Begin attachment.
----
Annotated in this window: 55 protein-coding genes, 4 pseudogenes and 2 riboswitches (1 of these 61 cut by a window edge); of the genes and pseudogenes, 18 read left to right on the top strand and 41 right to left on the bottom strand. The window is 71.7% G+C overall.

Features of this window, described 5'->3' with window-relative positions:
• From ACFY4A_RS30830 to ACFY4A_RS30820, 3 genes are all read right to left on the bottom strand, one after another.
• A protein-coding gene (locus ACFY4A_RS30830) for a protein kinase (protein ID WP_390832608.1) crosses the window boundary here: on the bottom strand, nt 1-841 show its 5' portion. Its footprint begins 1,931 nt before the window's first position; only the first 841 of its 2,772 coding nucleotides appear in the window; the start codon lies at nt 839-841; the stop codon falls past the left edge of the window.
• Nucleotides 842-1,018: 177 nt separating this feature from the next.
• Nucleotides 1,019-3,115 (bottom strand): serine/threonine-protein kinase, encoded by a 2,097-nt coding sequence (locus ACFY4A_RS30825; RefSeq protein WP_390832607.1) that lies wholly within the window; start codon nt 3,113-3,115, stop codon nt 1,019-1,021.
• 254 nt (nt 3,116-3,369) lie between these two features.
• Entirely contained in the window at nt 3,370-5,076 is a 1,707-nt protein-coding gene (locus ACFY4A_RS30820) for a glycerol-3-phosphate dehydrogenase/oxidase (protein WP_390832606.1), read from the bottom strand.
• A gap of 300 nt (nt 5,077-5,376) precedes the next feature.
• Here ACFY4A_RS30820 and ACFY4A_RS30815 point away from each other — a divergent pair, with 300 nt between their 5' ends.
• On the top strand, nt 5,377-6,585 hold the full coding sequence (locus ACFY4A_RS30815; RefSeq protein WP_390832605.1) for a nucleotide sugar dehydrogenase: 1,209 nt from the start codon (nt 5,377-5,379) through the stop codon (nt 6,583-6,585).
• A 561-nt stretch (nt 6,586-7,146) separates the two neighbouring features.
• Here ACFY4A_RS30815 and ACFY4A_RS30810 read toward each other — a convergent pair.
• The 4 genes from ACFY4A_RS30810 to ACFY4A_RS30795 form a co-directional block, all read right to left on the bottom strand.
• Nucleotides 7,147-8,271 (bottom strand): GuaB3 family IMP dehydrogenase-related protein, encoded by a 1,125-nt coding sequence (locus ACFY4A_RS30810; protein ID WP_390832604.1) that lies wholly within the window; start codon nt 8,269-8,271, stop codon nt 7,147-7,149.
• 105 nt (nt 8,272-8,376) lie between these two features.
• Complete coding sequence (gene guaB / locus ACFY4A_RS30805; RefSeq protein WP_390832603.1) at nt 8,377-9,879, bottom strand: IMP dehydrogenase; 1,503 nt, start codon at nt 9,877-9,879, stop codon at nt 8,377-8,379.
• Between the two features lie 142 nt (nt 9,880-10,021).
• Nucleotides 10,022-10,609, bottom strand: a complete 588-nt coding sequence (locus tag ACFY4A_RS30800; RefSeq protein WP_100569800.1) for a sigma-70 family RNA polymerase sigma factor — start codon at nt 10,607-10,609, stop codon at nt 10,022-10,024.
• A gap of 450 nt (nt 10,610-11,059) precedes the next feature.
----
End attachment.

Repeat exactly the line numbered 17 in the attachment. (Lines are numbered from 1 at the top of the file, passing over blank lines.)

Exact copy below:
• Complete coding sequence (gene guaB / locus ACFY4A_RS30805; RefSeq protein WP_390832603.1) at nt 8,377-9,879, bottom strand: IMP dehydrogenase; 1,503 nt, start codon at nt 9,877-9,879, stop codon at nt 8,377-8,379.